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Privacy Rules Shouldn't Handcuff the S.E.C.

Americans rely on both criminal and civil law enforcement to bring wrongdoers to justice. The Securities and Exchange Commission is responsible for holding those who commit securities fraud accountable, including Ponzi con artists and insider traders who harm investors and defraud our markets.

But a section of a bill passed recently by the House of Representatives would make it considerably easier for those who would steal hard-earned money from investors looking to save for their mortgage, retirement or children's education.

The bill, called H.R. 699, is an update of the Electronic Communications Privacy Act of 1986, which provides additional protections for individuals. Under the new bill, the government would be required to get a warrant to obtain someone's electronic communications from an Internet service provider and other companies that provide or store electronic communications for the public.

If the bill, as written, becomes law, civil law enforcement would be deprived of existing tools to obtain critical electronic evidence of wrongdoing, and people committing fraud could make their digital trail vanish with a single keystroke.

In carrying out its mandate, the S.E.C. frequently subpoenas emails and other records directly from those under investigation. And these communications and records often provide powerful evidence of wrongdoing.

So it should come as no surprise that lawbreakers are frequently reluctant to produce evidence, and often delete or attempt to destroy their incriminating communications. As a result, in some cases, the S.E.C. can gather relevant evidence only by obtaining those communications from the Internet service provider and other third parties.

Under the 1986 act and established Supreme Court precedent, the S.E.C. may seek these emails directly through the same type of subpoena that it serves on individuals who are the subject of an investigation. These are administrative subpoenas — different from criminal warrants — issued under the S.E.C.'s own statutory authority. When requesting information from Internet service providers, our practice has been to give notice to the account holders so that they are aware of our request and have an opportunity to object in court.

H.R. 699, however, would require government agencies to obtain a criminal warrant when seeking someone's emails directly from Internet service providers. But as a civil law enforcement agency, the S.E.C. cannot obtain warrants: That authority rests with criminal law enforcement authorities. So the bill, in effect, would prevent us from getting any electronic communications from Internet service providers, regardless of the circumstances.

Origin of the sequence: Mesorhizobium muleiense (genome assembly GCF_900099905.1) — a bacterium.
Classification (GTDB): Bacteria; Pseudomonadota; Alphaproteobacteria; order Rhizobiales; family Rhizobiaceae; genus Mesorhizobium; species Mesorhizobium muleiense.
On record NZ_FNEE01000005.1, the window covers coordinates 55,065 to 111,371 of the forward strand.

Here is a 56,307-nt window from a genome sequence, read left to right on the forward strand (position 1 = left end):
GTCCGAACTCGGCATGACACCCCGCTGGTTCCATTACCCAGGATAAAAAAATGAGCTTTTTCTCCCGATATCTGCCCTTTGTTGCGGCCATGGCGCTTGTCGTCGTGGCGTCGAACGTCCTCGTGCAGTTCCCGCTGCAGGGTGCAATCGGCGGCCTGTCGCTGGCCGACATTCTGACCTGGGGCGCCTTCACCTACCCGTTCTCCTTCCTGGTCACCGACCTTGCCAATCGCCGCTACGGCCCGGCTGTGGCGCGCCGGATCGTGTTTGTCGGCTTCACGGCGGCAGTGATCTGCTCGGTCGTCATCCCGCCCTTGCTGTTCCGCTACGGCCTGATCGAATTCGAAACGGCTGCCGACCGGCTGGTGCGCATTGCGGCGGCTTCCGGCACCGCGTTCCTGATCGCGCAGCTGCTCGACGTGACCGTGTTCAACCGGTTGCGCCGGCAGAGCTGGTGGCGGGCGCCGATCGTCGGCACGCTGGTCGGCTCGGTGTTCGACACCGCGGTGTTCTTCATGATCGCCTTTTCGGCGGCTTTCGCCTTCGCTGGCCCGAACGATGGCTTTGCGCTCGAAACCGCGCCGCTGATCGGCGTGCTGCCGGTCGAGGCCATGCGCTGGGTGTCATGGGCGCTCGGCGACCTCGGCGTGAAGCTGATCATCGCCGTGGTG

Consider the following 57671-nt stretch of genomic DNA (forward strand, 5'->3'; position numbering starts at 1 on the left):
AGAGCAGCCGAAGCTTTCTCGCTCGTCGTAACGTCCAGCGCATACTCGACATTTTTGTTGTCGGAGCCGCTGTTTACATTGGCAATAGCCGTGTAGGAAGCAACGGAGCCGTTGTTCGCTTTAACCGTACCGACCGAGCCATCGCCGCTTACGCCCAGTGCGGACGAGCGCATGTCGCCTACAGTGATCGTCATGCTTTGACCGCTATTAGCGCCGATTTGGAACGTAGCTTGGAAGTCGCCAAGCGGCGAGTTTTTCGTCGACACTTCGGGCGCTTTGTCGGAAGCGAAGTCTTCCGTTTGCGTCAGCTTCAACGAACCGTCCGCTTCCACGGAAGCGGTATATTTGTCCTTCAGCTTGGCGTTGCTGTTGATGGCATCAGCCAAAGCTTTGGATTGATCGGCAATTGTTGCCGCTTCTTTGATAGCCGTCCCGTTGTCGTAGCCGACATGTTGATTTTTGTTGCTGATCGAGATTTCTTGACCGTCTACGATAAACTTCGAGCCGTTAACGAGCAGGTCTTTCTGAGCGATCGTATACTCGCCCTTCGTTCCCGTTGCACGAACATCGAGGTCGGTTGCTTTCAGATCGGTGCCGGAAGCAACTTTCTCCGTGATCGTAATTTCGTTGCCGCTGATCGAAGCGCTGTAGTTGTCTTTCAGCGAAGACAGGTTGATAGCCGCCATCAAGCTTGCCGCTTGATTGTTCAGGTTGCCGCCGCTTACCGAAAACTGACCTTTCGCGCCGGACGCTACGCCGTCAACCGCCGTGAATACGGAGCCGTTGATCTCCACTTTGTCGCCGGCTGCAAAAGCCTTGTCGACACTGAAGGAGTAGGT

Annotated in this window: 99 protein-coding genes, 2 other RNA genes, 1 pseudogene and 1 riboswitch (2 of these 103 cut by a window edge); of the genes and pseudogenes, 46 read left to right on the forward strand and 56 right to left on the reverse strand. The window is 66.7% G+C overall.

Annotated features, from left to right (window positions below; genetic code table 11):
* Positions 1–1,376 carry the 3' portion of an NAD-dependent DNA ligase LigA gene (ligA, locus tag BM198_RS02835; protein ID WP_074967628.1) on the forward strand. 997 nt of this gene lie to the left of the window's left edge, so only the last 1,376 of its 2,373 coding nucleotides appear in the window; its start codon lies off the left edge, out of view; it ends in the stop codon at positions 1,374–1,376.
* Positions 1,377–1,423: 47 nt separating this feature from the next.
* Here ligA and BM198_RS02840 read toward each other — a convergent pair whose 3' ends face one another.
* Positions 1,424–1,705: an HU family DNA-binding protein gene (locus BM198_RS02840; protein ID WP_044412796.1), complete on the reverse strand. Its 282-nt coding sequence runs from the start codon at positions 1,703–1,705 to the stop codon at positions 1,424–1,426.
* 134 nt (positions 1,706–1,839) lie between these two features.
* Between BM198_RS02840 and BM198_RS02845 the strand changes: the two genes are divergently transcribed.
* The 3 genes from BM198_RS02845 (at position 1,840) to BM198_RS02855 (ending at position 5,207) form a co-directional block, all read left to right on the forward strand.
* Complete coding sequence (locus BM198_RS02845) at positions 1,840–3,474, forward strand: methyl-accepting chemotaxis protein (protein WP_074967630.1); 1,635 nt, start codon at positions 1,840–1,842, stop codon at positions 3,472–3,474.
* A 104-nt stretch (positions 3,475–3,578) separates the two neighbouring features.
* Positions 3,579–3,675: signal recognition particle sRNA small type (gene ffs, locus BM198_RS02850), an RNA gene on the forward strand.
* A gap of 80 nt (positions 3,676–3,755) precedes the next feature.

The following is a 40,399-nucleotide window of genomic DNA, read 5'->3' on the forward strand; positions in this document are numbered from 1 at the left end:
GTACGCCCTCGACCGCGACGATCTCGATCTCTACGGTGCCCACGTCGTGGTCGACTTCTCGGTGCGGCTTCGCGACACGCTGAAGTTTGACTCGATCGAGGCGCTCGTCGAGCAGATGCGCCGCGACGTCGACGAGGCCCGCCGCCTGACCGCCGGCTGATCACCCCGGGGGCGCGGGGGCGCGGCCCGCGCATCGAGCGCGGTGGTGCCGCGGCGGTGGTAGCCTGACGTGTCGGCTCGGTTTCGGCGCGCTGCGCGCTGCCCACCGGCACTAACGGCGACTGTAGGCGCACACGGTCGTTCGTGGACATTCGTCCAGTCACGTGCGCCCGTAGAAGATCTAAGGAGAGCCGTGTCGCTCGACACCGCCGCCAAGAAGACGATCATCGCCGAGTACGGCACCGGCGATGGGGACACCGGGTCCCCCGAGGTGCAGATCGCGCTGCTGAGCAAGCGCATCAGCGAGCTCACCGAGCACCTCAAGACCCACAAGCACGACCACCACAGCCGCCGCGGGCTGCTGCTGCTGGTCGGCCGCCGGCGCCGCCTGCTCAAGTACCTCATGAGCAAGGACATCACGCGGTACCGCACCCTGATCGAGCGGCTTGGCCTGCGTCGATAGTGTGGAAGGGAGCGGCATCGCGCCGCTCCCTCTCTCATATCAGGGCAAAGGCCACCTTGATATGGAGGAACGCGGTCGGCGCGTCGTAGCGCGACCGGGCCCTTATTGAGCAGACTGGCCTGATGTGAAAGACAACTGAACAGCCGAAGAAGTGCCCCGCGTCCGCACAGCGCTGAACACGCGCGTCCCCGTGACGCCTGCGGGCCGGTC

Taking civil agencies out of the law enforcement equation makes no sense. Shielding emails from civil law enforcement's reach would create an unprecedented digital shelter — one that does not exist for paper materials — and one that would enable wrongdoers to conceal evidence from civil law enforcement and encourage bad actors to ignore our requests for emails.

Over the years, email obtained from Internet service providers has provided crucial evidence against wrongdoers who commit Ponzi frauds, insider trading and accounting fraud. Such evidence includes emails that contain tips used in an insider-trading scheme, communications planning market manipulation and critical emails that establish accounting fraud at a public company.

We believe that the Electronic Communications Privacy Act can be updated and modernized to provide important privacy safeguards to individuals without jeopardizing the effectiveness of the S.E.C. and other civil law enforcement agencies.

There is a simple solution: Require civil law enforcement agencies to first seek electronic communications directly from an individual before seeking them from an Internet service provider or commercial email service. And then, if it becomes necessary to obtain them from a service provider, allow the agency to seek a court order similar to a criminal warrant and give notice to the individual with the opportunity to challenge the request in court.

Such a proceeding is unquestionably constitutional and would offer even greater protection to individuals than a criminal warrant, from which individuals receive no opportunity to be heard by a court before their information is seized.

Civil law enforcement is critical to bringing wrongdoers to justice and, in our case, returning money to harmed investors. In the last year alone, the S.E.C. obtained orders totaling more than $4.1 billion in monetary relief.

[Source: By Mary Jo White, The Opinion Pages, The New York Times, 12May16]

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Privacy and counterintelligence
small logoThis document has been published on 20May16 by the Equipo Nizkor and Derechos Human Rights. In accordance with Title 17 U.S.C. Section 107, this material is distributed without profit to those who have expressed a prior interest in receiving the included information for research and educational purposes.